NEW DELHI, India: On Friday, the Indian government announced mega-conglomerate Tata Group will buy back Air India for $2.4 billion, 89 years after founding the airline as Tata Air and fifty years after its nationalization.
The purchase marks the end of a long-term effort to privatize the heavily-indebted flag carrier, which has been funded with $14.7 billion of public money since 2009.
"Welcome back, Air India," tweeted Tata's patriarch chairman emeritus, Ratan Tata, on Friday.
"Having once had the reputation of being one of the most prestigious airlines in the world, Tata will have the opportunity of regaining the image and reputation it enjoyed in earlier years," Ratan Tata said.
Air India began to struggle in the 1990s due to competition from Gulf carriers and no-frills airlines, amassing considerable losses and debt.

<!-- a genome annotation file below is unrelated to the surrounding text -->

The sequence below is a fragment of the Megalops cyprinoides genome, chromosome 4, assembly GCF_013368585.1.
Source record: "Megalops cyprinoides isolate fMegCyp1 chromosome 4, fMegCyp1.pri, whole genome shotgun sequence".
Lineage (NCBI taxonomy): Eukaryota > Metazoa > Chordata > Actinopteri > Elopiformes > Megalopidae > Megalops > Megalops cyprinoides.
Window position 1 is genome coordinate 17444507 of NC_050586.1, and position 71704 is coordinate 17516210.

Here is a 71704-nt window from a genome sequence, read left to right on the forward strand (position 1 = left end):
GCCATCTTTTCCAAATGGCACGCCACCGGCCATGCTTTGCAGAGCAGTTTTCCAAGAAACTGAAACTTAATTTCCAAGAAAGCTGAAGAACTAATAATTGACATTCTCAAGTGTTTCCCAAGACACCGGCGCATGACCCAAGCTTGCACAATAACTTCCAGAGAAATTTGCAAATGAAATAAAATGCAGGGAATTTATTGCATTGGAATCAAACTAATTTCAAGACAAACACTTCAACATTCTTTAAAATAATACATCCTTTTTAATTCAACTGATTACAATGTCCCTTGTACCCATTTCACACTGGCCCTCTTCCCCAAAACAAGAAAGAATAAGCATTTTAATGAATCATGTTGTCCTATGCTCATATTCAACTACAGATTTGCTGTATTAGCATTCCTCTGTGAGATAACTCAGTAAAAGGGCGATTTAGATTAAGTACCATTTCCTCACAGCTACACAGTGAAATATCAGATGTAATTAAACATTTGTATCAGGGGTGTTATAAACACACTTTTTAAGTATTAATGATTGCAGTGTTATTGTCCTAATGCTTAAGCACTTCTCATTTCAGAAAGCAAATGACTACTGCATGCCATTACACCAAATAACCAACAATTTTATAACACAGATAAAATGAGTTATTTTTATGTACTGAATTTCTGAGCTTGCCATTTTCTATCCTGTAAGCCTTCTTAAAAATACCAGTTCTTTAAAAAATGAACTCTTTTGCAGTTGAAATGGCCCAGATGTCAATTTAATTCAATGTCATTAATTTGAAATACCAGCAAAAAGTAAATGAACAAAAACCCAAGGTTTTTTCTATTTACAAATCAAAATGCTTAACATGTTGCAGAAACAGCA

Successive Indian governments unsuccessfully attempted to privatize the airline. Last year, Prime Minister Narendra Modi's government agreed to take bids for the entire company, while retaining some of the airline's debt.
Under the deal announced on Friday, Tata will take on some 25 percent of Air India's debt worth 615 billion rupees, while the remainder will be transferred to a special-purpose vehicle.
The Tata Group, which was founded in 1868 by Jamsetji Tata, the "Father of Indian industry," is one of India's largest and oldest companies and employs over 800,000 people in 100 countries. It also owns 51 percent of Vistara and 84 percent of AirAsia India.
Air India has a fleet of some 120 aircraft, as well as 4,400 domestic and 1,800 international landing and parking slots at domestic airports, and 900 slots at airports abroad.
Mark D Martin, from aviation consultancy Martin Consulting, said Tata should be able to assume the additional debt from the agreement.
In addition to Air India, the Indian government also plans to privatize Bharat Petroleum and a major insurer, in a bid to raise billions of dollars.